Why senators are avoiding the Tea Party Caucus

Some tea party favorites stayed away from the Thursday's meeting of the new Senate Tea Party Caucus, as newly elected Republicans try to define themselves in Washington.

Charles Dharapak / AP
JoAnn Abbott, co-organizer for Washington D.C. Tea Party, speaks to reporters at the Senate Tea Party Caucus on Capitol Hill in Washington, Jan. 27.

The reluctance of tea party favorites like Sen. Marco Rubio (R) of Florida and Sen. Ron Johnson (R) of Wisconsin to join a new Senate Tea Party Caucus points to the difficulty some incoming Republicans face in adjusting to the political realities of the Beltway while retaining the tea party bona fides they earned on the campaign trail.

Last year's House Tea Party Caucus had 50 members – this year's rolls haven't been released yet – but only four senators appeared before a throng of tea party supporters for the first meeting of the Senate Tea Party Caucus on Jan. 27.

Why are so few tea-party-backed senators willing to align themselves with the caucus, only months after the tea party was credited with fueling a Republican takeover of the House and boosting the party's Senate numbers?

The snub from Senators Rubio, Johnson, and others suggest that the newly elected politicians are carefully gauging the post-Tucson political winds, keenly aware that mainstream America may be tired of the kind of anti-Obama rhetoric that peppered the campaign trail and became emblematic of the small-government, anti-tax tea party movement.

In an interview with the Los Angeles Times, Johnson hinted that his goal is broader conservative solidarity. "The reason I ran for the US Senate was to not only stop the Obama agenda but reverse it. I believe our best chance of doing that is to work towards a unified Republican Conference, so that's where I will put my energy," said Johnson, who told the Times he had "great respect for the tea party movement."

Such careful distancing may be necessary. "Tea party supported candidates run the risk of, if they stay on the message that put them in office, alienating themselves from the political process," says Joshua Dyck, a political scientist at the State University of New York, at Buffalo.

In the wake of the Jan. 8 shootings in Tucson, Ariz., where six people were killed and Rep. Gabrielle Giffords was gravely injured, some tea party Republicans have reconsidered their alliances and appearances. The president's poll numbers rose after his Tucson speech, where he squelched laments from the left about right-wing rhetoric playing a role in the shooter's motive, while appealing to the country to "pause ... and make sure that we are talking with each other in a way that heals, not a way that wounds."

After that speech, "tea party Republicans are now going to have a hard time finding a place in this debate, because their entire argumentative style is based on saying everything [Obama] believes is wrong and is fundamentally harming the fabric of the Republic," says Professor Dyck. "When they say those things, it doesn't sound like they're willing to engage in this sort of softer, post-partisan debate."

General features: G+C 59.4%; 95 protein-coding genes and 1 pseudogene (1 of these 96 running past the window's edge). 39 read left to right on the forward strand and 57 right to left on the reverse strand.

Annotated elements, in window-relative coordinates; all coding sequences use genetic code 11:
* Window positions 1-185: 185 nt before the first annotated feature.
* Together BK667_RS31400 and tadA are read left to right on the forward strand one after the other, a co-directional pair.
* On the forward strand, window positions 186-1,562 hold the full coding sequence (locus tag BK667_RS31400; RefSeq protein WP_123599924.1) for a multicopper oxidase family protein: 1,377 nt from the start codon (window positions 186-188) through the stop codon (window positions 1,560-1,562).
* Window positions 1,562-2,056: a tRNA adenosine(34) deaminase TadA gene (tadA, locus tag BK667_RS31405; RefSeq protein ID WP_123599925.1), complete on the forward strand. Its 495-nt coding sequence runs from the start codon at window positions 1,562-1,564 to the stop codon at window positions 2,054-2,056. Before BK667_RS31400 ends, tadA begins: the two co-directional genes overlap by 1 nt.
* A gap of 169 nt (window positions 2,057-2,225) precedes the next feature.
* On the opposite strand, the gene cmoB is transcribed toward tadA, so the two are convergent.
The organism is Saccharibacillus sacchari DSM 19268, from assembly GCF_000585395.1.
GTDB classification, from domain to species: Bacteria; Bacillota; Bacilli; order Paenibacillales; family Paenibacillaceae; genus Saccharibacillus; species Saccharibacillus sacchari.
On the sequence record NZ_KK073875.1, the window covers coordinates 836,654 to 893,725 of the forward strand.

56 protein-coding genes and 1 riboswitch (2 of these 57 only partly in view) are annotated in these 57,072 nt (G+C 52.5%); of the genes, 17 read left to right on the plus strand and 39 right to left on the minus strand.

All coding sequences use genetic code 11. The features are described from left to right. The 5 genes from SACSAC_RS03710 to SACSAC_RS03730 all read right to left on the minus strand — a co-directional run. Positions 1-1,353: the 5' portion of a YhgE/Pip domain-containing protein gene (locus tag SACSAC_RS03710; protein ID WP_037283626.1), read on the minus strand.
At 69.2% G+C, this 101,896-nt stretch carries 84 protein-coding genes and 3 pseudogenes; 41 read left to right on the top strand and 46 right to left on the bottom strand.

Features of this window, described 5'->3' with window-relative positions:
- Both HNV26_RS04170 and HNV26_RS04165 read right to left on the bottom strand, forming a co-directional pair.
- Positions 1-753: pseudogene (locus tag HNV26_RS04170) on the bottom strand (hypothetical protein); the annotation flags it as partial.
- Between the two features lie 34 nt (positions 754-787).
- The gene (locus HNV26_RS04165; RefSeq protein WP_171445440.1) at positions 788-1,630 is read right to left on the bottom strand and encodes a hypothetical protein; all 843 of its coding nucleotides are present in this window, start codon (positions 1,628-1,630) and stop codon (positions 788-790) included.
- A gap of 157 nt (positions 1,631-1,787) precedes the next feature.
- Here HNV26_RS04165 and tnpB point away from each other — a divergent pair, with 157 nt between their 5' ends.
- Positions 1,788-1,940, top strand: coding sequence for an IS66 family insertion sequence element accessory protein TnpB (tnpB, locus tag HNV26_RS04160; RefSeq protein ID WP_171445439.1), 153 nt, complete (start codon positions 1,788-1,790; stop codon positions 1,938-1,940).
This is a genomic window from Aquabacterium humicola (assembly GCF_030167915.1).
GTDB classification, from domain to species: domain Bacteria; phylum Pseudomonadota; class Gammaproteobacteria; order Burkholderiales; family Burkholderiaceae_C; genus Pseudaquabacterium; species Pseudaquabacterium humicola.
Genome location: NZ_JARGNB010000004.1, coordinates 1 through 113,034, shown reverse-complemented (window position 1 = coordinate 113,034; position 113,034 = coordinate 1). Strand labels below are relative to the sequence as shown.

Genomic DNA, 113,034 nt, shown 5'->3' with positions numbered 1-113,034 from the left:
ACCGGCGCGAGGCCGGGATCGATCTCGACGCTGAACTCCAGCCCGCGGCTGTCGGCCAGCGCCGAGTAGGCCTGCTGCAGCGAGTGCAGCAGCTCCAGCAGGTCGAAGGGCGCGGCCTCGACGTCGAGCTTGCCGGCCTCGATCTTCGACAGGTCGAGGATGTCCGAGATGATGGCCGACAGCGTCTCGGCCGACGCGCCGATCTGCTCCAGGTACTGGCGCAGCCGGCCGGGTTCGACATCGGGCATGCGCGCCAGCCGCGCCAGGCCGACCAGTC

In addition, Tuesday's rough-around-the-edges tea party response to the State of the Union address by Rep. Michele Bachmann (R) of Minnesota raised concern among some Republicans that the tea party wing of the party could undermine a concerted conservative challenge to President Obama. In fact, at least one tea party-backed House Republican has privately said they now have reservations about joining the Bachmann-led House Tea Party Caucus.

"Invitations [to the caucus] would be viewed more favorably if it were led by someone else," one aide to a Republican lawmaker told the Times.

Tea party activists around the country are carefully watching the political calculations of Republicans calibrating their approach to issues such as cutting spending, repealing the health-care law, and finding a viable presidential candidate to challenge Obama in the next election.

"There is some concern," says Shelly Pettus, a tea party activist in Florence, Ala., "about what [senators] were thinking by not joining that caucus, but I don't know that I would say that means they're pulling back from what they were sent there to do."

Ultimately, she says, politicians' labels are less important than their actions. She says she is heartened, for example, by the House vote to repeal the Obama health-care reform law, an issue torn straight out of the tea party playbook.

"I don't care if somebody calls themselves a tea party person as long as they act like a tea party person," she says.

The four senators who have publicly joined the Senate Tea Party Caucus – Sens. Rand Paul (R) of Kentucky, Jim DeMint (R) of South Carolina, Mike Lee (R) of Utah, and Jerry Moran (R) of Kansas – offered up a new $500 billion spending-cut plan and vowed to offer a counterweight to politics as usual. They said Thursday they plan to hold quarterly meetings to discuss issues among themselves and with constituents.

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